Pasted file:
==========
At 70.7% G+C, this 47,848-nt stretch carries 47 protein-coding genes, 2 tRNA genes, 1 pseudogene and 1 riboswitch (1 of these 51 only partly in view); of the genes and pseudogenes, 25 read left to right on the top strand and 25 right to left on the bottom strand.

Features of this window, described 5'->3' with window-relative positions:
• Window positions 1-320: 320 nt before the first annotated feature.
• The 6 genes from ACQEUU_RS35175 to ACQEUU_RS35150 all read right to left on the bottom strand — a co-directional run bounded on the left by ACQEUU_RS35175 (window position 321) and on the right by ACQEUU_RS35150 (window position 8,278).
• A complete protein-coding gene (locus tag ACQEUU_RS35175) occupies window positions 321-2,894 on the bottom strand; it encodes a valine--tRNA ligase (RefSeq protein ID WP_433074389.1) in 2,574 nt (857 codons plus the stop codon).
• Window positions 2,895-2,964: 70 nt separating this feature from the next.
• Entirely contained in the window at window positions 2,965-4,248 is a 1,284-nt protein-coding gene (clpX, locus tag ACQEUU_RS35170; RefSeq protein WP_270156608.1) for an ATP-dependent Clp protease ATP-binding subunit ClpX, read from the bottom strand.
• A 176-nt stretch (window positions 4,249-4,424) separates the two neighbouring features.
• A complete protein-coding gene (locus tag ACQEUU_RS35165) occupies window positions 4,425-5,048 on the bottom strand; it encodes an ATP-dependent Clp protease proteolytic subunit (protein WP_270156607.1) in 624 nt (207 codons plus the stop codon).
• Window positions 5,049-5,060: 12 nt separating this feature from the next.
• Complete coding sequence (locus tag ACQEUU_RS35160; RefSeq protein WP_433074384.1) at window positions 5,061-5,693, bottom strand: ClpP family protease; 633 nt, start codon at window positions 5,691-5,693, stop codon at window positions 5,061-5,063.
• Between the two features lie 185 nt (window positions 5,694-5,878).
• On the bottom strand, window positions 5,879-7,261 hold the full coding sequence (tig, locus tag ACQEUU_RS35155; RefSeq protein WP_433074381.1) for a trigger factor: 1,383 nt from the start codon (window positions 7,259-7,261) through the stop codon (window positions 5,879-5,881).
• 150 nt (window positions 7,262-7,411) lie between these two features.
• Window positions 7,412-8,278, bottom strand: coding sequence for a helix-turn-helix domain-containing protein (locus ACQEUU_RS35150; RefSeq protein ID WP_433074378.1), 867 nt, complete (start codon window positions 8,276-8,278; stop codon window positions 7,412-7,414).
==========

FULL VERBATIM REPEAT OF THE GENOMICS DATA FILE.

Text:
At 70.7% G+C, this 47,848-nt stretch carries 47 protein-coding genes, 2 tRNA genes, 1 pseudogene and 1 riboswitch (1 of these 51 only partly in view); of the genes and pseudogenes, 25 read left to right on the top strand and 25 right to left on the bottom strand.

Features of this window, described 5'->3' with window-relative positions:
• Window positions 1-320: 320 nt before the first annotated feature.
• The 6 genes from ACQEUU_RS35175 to ACQEUU_RS35150 all read right to left on the bottom strand — a co-directional run bounded on the left by ACQEUU_RS35175 (window position 321) and on the right by ACQEUU_RS35150 (window position 8,278).
• A complete protein-coding gene (locus tag ACQEUU_RS35175) occupies window positions 321-2,894 on the bottom strand; it encodes a valine--tRNA ligase (RefSeq protein ID WP_433074389.1) in 2,574 nt (857 codons plus the stop codon).
• Window positions 2,895-2,964: 70 nt separating this feature from the next.
• Entirely contained in the window at window positions 2,965-4,248 is a 1,284-nt protein-coding gene (clpX, locus tag ACQEUU_RS35170; RefSeq protein WP_270156608.1) for an ATP-dependent Clp protease ATP-binding subunit ClpX, read from the bottom strand.
• A 176-nt stretch (window positions 4,249-4,424) separates the two neighbouring features.
• A complete protein-coding gene (locus tag ACQEUU_RS35165) occupies window positions 4,425-5,048 on the bottom strand; it encodes an ATP-dependent Clp protease proteolytic subunit (protein WP_270156607.1) in 624 nt (207 codons plus the stop codon).
• Window positions 5,049-5,060: 12 nt separating this feature from the next.
• Complete coding sequence (locus tag ACQEUU_RS35160; RefSeq protein WP_433074384.1) at window positions 5,061-5,693, bottom strand: ClpP family protease; 633 nt, start codon at window positions 5,691-5,693, stop codon at window positions 5,061-5,063.
• Between the two features lie 185 nt (window positions 5,694-5,878).
• On the bottom strand, window positions 5,879-7,261 hold the full coding sequence (tig, locus tag ACQEUU_RS35155; RefSeq protein WP_433074381.1) for a trigger factor: 1,383 nt from the start codon (window positions 7,259-7,261) through the stop codon (window positions 5,879-5,881).
• 150 nt (window positions 7,262-7,411) lie between these two features.
• Window positions 7,412-8,278, bottom strand: coding sequence for a helix-turn-helix domain-containing protein (locus ACQEUU_RS35150; RefSeq protein ID WP_433074378.1), 867 nt, complete (start codon window positions 8,276-8,278; stop codon window positions 7,412-7,414).